Although, as discussed earlier, the majority of teachers tend to view gifted students as a fairly homogeneous group, researchers have noticed profound differences between moderately gifted and exceptionally gifted children on almost every cognitive and affective trait that has been studied. In the realm of intellectual capacity alone, a profoundly gifted child of IQ 190 differs from his or her moderately gifted classmate of IQ 130 to the same degree that the latter differs from an intellectually handicapped child of IQ 70.

Developmental Differences in Extremely Gifted Children

Even the earliest studies of exceptionally and profoundly gifted children reveal that these children differ strikingly from their age peers in their unusually early acquisition of speech, movement, and reading.

Numerous researchers have noticed the early development of speech, which is typical of even moderately gifted: children. Whereas the average child utters her first meaningful words (other than "mamma-dadda" babble) at about the age of 12 months (Staines & Mitchell, 1982), moderately gifted children start speaking, on average, two months earlier. However, my study of 53 Australian children of IQ 160+ found that the average age at which these extremely gifted children began to speak was 8.6 months, while several spoke as early as 6 months. By 13 months Emma had a vocabulary of more than 80 words, including complex words such as flower, sunshine, spaghetti, pineapple, and raining. Before her first birthday she was already linking words into pairs (Gross, 1999). Adam spoke his first word at 5 months of age and two months later was talking in three-and four-word sentences, regularly producing a running commentary on the grocery items as his mother wheeled him past the shelves in the shopping cart! Hollingworth (1942) noted that several of her subjects of IQ 180+ began to speak in sentences before their first birthday; the average child does not even begin to link words into pairs until around the age of 18 months (Jersild, 1960).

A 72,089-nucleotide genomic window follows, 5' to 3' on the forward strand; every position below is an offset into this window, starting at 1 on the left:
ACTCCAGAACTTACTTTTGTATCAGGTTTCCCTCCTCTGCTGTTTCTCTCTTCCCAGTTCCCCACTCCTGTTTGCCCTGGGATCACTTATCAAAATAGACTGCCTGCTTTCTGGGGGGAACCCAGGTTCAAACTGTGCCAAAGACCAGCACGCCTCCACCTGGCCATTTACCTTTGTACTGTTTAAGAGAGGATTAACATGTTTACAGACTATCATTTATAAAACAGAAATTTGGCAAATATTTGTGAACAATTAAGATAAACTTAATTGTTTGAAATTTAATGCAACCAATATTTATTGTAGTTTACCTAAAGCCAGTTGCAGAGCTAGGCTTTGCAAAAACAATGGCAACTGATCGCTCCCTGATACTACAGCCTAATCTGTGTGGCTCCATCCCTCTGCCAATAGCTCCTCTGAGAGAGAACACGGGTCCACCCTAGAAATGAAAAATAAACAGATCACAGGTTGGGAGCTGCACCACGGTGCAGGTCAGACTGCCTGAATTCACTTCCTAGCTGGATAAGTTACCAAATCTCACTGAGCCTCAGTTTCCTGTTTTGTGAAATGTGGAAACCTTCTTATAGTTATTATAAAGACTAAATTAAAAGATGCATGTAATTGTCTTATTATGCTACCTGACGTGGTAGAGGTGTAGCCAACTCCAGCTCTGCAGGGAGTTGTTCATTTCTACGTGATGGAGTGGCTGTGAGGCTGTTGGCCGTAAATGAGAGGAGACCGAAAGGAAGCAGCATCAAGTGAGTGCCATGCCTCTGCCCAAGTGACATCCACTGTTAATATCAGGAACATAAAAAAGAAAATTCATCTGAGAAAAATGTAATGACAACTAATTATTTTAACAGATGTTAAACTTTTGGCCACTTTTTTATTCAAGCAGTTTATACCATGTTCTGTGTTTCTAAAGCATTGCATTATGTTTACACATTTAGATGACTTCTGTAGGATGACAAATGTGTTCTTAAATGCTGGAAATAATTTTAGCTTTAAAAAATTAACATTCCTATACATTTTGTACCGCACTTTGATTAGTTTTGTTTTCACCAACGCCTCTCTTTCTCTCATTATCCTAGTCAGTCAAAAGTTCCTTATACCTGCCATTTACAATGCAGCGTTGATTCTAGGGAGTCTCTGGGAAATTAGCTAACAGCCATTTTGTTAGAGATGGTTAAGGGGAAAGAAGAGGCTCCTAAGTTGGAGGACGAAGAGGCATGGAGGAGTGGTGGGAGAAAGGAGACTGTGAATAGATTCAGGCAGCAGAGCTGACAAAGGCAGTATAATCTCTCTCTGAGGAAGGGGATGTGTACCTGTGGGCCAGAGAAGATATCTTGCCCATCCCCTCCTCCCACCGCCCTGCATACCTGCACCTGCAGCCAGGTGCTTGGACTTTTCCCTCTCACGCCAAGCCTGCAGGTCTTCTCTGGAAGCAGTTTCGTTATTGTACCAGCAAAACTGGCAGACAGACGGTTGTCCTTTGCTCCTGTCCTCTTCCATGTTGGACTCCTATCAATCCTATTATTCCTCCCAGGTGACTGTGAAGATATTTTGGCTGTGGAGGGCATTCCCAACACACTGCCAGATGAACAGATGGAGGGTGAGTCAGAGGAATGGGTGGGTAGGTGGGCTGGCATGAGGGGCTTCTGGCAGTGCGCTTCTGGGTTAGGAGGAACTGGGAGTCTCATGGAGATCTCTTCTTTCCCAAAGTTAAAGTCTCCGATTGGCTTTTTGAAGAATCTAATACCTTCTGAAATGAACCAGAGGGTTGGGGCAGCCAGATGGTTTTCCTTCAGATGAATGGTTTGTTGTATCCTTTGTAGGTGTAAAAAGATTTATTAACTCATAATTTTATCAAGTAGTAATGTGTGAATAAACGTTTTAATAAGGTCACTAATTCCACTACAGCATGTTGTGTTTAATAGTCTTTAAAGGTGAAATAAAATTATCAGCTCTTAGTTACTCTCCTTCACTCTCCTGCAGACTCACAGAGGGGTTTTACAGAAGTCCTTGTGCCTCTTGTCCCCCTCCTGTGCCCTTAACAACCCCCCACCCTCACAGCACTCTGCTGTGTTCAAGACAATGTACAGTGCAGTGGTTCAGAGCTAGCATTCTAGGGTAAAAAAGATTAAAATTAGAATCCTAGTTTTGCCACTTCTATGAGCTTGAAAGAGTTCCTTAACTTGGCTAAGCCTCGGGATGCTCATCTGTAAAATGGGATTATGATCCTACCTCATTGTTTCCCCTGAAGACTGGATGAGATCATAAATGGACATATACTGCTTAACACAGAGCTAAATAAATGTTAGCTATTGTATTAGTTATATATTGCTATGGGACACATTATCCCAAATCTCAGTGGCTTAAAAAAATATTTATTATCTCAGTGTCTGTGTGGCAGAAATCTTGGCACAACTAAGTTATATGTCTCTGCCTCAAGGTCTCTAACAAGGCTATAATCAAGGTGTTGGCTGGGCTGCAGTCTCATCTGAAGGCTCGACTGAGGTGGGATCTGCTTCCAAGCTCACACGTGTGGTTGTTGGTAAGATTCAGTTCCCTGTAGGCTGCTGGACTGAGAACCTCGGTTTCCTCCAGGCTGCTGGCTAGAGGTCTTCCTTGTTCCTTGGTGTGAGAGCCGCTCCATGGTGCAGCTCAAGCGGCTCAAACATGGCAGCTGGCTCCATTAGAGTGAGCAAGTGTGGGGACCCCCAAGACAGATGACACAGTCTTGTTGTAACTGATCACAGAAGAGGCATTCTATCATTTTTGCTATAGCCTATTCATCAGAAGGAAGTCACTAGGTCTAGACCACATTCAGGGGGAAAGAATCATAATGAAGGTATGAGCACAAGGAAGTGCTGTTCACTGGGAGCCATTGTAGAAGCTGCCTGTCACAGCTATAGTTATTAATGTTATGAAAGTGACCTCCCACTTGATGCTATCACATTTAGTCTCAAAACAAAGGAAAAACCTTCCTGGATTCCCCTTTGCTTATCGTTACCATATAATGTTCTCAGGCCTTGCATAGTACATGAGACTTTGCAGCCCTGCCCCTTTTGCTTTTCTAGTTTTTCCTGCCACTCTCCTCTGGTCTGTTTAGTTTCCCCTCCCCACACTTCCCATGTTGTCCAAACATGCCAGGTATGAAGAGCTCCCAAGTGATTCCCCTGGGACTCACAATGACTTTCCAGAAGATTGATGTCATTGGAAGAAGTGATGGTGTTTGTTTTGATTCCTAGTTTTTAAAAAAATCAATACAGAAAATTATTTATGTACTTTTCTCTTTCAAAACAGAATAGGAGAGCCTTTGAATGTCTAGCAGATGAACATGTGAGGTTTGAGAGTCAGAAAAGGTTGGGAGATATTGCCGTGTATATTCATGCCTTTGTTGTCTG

The speech of some exceptionally gifted children demonstrates quite remarkable complexity. Ian of IQ 200 knew all the words of "My Grandfather's Clock" by the age of 23 months, and shortly after his second birthday he announced to a family friend, "You know, my father is a mathematician and my mother is a physiotherapist" (Gross, 1993). A frequent comment by parents of these children is that their children's speech was phonetically clear and grammatically accurate from the earliest months. The mother of Hadley, also of IQ 200, notes, "His early speech, which began at the age of 6 months, was very clear and people frequently remarked on this. In fact, his early speech attempts were remarkably accurate, and on the few occasions that Robert or I did correct his pronunciation or his use of a word he seemed to note and apply the correction immediately" (Gross, 1993, p. 92).

Nonetheless, it is not unusual for the speech of extremely gifted children to be delayed. Probably the most famous example of this is the case of Einstein, who did not talk until 3 years of age and was suspected of being learning disabled (Goertzel & Goertzel, 1962). The absence of early speech is not therefore, an indication that the child is not highly gifted. However, the very early development of speech, coupled with an unusually speedy progression through the stages of speech development is a strong indicator that the child may well be highly gifted.

The development of movement tends also to arrive early in the extremely gifted, and as with speech, the stages of its progression are unusually accelerated. Emma sat up alone at 4 months of age, stood alone at 7 months and walked upstairs unaided at 11 months (Gross, 1999). Theman and Witty reported on a girl, "B,” of IQ 200, who took several steps by herself at the age of 8 months "under the excitement of running after a dog" (1943, p. 168). The majority of children in my study were walking independently before the age of 12 months, three months earlier than the norm (Gross, 1993).

Reading, a third and significant source of knowledge acquisition, also tends to develop at remarkably early ages. Terman found that one of the few variables, on which the exceptionally gifted children in his study differed from the moderately and highly gifted, was the very early onset of reading (Terman & Oden, 1947). Hollingworth (1942) also noted that it was the early development of reading which most clearly differentiated exceptionally and profoundly gifted children from the moderately gifted. All Hollingworth's 12 subjects of IQ 180+ were reading before school entry, while four were reading at age 2, three at age 3, and three at age 4.